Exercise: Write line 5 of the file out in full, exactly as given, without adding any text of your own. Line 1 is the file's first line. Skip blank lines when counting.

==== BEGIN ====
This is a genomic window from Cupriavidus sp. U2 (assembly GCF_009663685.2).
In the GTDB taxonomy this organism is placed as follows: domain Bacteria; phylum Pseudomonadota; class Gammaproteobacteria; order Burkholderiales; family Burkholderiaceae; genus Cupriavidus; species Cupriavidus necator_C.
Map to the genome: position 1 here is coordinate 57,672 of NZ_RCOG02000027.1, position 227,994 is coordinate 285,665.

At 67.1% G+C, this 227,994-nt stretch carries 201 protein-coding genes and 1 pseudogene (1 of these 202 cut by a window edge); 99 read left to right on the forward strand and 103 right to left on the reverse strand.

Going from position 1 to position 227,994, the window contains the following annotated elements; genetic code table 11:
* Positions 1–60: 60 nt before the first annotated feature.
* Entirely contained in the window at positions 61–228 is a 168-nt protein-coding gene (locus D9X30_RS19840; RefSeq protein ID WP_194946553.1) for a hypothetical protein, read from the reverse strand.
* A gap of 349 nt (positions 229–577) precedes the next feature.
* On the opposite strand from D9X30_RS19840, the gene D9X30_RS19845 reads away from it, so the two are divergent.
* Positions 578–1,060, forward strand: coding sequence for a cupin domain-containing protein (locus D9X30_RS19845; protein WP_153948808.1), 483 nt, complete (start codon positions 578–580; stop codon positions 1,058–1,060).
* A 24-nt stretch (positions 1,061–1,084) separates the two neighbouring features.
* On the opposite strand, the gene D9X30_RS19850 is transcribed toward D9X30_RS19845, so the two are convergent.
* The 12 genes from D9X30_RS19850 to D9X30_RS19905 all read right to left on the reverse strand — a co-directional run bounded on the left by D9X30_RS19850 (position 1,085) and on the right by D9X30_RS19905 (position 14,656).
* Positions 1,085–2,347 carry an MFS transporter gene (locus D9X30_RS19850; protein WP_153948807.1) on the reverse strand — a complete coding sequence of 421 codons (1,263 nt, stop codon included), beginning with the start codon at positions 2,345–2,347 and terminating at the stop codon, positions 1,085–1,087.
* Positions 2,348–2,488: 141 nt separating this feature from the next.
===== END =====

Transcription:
Going from position 1 to position 227,994, the window contains the following annotated elements; genetic code table 11: